I am going to do a Save All, and if I switch back to Design View, I can see now the text is wrapping that. Perfect! Now, I mentioned that it was going to focus on that selector in two places. We just saw how it focused on it in the Code view, but it also focuses on it in the CSS Styles panel as well. Let me show you that. So I am going to go over to CSS Styles panel, double-click that tab to sort of expand that, and I might double- click the Files tab to collapse it. So I just want to focus on the CSS Styles panel. So you can see this text right here: Optional 4 day tour available Rating: Medium.
That's sort of still in this paragraph, and I'd like it to be on its own line and have proper spacing here. So what I am going to do is, once again, click inside that, and remember, if I am on the PC, I am going to hold my Alt key down; if I am on the Mac, I am going to hold Command+Option. I'll click to bring up the Code Navigator and again, notice here I am getting an entirely different list of rules based on the element that I have selected. So the #mainContent .tourDescription span.option is the selector that I want to choose. Now, I could go above this. If I wanted to affect all paragraphs, I could click here. So I want to affect just the selected text, so I am going to click right there.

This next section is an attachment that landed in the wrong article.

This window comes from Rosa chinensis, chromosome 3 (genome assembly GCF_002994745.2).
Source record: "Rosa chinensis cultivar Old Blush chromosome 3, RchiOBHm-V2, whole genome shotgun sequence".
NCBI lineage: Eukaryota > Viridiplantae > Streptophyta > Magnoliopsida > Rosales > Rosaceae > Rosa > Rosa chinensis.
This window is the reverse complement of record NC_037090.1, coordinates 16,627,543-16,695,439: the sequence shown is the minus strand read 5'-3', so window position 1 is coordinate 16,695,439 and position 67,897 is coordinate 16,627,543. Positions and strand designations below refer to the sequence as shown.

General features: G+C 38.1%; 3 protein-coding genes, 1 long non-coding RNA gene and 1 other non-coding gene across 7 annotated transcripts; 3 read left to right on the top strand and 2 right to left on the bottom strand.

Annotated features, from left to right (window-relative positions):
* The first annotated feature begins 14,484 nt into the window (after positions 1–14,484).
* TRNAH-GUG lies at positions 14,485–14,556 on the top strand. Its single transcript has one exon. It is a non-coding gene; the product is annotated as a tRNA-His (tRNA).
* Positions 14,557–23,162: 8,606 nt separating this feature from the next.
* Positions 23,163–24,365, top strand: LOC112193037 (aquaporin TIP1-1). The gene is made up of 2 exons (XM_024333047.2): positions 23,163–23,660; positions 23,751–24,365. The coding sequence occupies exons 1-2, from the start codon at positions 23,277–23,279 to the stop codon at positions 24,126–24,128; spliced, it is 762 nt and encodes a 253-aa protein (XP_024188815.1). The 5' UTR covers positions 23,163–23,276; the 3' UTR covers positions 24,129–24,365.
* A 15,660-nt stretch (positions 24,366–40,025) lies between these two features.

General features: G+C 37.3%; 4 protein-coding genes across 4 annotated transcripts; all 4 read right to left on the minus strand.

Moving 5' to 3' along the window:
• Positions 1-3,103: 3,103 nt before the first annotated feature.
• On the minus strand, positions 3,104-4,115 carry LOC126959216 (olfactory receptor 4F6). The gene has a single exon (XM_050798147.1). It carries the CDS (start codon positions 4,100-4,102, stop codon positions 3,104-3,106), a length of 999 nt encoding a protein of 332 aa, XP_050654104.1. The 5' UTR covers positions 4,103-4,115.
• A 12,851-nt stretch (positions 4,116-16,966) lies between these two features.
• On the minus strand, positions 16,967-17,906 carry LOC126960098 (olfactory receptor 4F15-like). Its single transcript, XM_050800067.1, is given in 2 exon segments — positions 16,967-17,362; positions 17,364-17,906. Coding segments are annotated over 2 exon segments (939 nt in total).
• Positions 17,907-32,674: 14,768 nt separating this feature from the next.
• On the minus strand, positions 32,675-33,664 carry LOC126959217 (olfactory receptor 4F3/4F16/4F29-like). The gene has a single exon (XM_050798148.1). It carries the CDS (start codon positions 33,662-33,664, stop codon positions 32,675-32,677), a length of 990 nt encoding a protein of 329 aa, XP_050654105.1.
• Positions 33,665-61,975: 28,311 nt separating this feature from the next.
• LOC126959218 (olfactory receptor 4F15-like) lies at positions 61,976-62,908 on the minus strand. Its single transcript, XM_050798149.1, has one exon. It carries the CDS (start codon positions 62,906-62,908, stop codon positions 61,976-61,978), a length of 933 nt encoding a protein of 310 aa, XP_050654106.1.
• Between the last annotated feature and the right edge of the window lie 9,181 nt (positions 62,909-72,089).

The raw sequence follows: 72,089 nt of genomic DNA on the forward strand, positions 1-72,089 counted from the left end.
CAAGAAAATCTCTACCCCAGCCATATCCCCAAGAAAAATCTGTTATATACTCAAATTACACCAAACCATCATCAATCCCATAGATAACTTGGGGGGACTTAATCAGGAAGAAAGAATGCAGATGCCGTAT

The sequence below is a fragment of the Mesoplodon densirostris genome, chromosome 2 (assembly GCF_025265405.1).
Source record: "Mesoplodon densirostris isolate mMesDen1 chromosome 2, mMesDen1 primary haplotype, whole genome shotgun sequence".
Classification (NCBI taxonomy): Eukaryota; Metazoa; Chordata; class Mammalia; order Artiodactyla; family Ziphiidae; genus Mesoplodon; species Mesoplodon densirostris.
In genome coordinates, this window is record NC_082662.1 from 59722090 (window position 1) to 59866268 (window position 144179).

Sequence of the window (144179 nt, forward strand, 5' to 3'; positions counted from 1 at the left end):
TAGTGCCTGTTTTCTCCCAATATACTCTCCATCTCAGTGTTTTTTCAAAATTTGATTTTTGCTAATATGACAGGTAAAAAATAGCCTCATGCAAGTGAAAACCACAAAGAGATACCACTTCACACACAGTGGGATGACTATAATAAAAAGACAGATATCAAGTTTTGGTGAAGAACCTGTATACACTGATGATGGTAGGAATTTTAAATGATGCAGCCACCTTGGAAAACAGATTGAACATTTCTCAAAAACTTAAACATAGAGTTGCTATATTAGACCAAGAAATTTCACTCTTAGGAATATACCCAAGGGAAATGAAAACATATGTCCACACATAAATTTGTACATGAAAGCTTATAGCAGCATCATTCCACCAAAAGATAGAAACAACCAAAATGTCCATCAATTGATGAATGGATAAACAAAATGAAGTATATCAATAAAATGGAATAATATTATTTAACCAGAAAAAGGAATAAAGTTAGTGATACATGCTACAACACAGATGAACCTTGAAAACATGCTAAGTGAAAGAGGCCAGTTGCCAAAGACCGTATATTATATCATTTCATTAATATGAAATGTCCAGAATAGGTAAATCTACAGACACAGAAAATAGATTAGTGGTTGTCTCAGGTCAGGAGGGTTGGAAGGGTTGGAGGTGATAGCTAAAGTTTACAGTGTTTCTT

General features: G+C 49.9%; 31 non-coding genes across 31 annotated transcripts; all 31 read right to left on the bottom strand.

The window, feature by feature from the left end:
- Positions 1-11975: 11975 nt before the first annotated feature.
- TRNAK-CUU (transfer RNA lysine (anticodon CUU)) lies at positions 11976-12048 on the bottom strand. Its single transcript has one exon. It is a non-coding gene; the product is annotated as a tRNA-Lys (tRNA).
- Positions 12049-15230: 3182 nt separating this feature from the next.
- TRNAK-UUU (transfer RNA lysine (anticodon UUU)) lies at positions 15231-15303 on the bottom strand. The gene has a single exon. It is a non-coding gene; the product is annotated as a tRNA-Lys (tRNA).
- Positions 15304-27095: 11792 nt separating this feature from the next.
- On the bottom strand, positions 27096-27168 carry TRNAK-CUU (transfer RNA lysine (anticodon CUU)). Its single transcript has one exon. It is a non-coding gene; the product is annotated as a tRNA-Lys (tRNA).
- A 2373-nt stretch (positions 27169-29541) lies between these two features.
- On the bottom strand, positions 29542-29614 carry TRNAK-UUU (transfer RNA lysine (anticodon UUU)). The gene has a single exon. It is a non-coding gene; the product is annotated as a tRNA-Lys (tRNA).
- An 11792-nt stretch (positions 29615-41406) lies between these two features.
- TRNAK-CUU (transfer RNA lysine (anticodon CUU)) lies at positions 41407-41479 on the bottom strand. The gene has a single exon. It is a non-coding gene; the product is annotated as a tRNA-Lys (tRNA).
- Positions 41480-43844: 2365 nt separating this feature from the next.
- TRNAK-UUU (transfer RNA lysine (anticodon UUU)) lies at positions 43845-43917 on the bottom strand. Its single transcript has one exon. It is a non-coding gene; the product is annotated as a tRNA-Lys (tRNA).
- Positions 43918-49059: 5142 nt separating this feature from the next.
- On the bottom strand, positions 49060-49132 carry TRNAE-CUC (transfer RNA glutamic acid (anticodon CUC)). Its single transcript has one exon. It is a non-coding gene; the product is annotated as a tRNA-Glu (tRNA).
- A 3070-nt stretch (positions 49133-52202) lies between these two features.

Now, it still goes into Code view, but notice that also in the CSS Styles panel, it scrolls down, finds that particular selector and highlights it. So now, I am able to go ahead and set properties here, as well. So I am going to go ahead and add another property here, and I am going to add the Display property. I will hit Tab, and I'll do a display of block. As soon as I hit Return, I can once again go back to Design view. Now, we can see that it is indeed on its own line. It's displaying as a block-level element, and that is exactly what we want it to do. So if you're working with really complex code, and especially if you have elements that are being formatted through various rules, the Code Navigator can help you really cut through that clutter, showing you exactly which rule you need to edit and making finding that rule in your Styles, or your CSS Styles panel as simple as just a single click.
Now, if you've never used the Code Navigator, or if you've just been annoyed by the icon that keeps coming up, my advice is to take control over this really powerful feature and go ahead and add it to your workflow.